There are nine sites included within the Contaminated Sites Management Program:
- Ardrossan decommissioned landfill
- Cooking Lake decommissioned nuisance ground
- High Ridge Place decommissioned nuisance ground
- Josephburg decommissioned nuisance ground
- Highway 21 decommissioned landfill
- Josephburg public services yard (JPSY)
- Josephburg salt storage
- Strathcona public services yard (SPSY)
- Bethel snow dump
Strathcona County requires a contractor to monitor the above sites for potential environmental impacts on groundwater and surface water. Each of the above sites are monitored throughout the year and reported on annually. Remediation was completed as per current County guidelines on all five former landfill and nuisance ground sites. A great example of remediation at a previous landfill site is the Highway 21 site which is also known as the Deermound Off-leash Dog Park.
Routine work completed each year includes:
- Conducting an inventory of the existing monitoring wells and identifying the condition of each monitoring well;
- Measuring the depth to groundwater and free product (if present) at all monitoring wells;
- Purging and sampling monitoring wells according to the sampling schedule following industry standards for sampling parameters;
- Sampling surface water locations according to the sampling schedule following industry standards for sampling parameters;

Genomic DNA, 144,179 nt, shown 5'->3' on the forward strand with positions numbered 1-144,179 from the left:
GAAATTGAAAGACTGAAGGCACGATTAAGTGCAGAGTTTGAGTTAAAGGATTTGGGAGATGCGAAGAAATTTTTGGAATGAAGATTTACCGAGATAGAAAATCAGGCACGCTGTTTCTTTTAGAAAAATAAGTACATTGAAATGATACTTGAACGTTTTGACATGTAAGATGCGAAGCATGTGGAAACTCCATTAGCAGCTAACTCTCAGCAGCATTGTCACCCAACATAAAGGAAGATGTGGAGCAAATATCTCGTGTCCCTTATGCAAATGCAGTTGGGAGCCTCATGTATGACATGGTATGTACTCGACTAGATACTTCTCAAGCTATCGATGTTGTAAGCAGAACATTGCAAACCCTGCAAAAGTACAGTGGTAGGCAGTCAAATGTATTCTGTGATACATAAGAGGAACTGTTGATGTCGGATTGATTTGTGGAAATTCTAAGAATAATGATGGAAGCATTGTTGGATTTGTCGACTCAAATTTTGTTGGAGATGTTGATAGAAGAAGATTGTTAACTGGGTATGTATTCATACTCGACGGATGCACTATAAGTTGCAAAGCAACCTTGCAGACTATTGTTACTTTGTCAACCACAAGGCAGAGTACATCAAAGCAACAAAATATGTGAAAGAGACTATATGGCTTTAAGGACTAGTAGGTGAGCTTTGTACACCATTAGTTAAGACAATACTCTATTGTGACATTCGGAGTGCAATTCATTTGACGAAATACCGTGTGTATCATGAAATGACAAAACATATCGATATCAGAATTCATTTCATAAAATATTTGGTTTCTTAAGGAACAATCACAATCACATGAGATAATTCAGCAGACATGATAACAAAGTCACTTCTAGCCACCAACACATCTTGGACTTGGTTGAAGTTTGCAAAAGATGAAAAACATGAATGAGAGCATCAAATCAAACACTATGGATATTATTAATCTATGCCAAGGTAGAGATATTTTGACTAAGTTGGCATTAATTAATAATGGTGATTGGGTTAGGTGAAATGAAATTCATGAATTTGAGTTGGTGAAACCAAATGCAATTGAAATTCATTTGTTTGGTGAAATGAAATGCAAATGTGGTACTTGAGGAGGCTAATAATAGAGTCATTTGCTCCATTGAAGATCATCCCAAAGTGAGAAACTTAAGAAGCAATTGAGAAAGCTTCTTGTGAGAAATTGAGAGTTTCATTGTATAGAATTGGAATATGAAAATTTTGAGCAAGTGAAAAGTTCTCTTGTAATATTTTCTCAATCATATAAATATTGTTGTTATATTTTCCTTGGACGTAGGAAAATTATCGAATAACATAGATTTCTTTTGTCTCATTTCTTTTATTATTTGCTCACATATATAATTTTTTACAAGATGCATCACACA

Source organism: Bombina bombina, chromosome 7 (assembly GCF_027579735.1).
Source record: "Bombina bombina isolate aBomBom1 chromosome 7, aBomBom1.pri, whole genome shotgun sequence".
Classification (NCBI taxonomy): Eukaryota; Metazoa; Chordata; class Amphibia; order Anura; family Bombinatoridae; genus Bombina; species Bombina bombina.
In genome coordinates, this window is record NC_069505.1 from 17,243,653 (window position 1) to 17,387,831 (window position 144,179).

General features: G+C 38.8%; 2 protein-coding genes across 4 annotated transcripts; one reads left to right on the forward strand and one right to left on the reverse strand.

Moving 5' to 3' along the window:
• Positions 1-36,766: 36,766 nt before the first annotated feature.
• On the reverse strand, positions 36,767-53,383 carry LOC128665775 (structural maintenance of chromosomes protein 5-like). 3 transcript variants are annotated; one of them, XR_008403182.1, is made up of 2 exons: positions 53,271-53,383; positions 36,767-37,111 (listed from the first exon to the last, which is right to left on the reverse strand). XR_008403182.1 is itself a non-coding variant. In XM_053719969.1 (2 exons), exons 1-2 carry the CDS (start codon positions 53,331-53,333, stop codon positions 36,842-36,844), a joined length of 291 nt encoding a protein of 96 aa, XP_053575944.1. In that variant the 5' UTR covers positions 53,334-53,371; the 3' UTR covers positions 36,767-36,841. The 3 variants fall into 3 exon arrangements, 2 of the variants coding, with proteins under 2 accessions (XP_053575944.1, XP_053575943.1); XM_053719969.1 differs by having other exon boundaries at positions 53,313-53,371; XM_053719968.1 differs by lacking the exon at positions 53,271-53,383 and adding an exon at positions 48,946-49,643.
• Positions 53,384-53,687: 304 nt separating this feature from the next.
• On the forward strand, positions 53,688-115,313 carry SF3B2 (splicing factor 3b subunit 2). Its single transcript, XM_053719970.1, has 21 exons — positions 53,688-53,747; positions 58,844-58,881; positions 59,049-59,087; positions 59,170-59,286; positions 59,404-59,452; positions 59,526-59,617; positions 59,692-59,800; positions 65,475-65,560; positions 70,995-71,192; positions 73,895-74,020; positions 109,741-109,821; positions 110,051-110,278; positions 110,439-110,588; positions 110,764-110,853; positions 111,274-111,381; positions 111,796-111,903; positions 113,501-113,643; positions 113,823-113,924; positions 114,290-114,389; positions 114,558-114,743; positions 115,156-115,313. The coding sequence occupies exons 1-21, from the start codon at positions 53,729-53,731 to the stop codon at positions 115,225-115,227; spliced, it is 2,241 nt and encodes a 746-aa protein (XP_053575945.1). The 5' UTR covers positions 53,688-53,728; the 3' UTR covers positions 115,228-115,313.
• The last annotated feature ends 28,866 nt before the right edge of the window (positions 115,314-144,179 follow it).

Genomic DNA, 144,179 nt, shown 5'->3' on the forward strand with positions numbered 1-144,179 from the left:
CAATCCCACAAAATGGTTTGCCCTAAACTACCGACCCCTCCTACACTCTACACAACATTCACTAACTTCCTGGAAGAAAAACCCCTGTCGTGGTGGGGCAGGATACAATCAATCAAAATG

- Submitting water samples to an accredited laboratory for laboratory analysis;
- Comparing results with applicable Alberta Tier 1 Soil and Groundwater Remediation Guidelines, Environmental Quality Guidelines for Alberta Surface Waters and the Canadian Environmental Quality Guidelines;
- Preparing a report for each site to summarize the monitoring program results and provide any necessary recommendations for future environmental work; and
- Providing recommendations, which can include items such as necessary well repairs, replacements, and installations; investigation of emerging concerns; and surveying the monitoring well networks.
The Ardrossan decommissioned landfill consists of approximately 50 acres and is approximately 8 kilometres east of the Hamlet of Ardrossan. The land uses surrounding the landfill are primary country residential and agriculture. Groundwater monitoring is conducted annually.
The Cooking Lake decommissioned nuisance ground consists of approximately ten acres east of the Hamlet of North Cooking Lake. The land use surrounding the nuisance ground is primarily agriculture. Groundwater and surface water monitoring is conducted annually.
The High Ridge Place decommissioned nuisance ground consists of approximately four acres southeast of the Hamlet of Ardrossan. The land use areas surrounding the nuisance ground include roadways and residential to the north and east; natural area and residential areas to the south and a natural area to the west. A creek is located in the vicinity of the nuisance ground. Groundwater and surface water monitoring is conducted annually.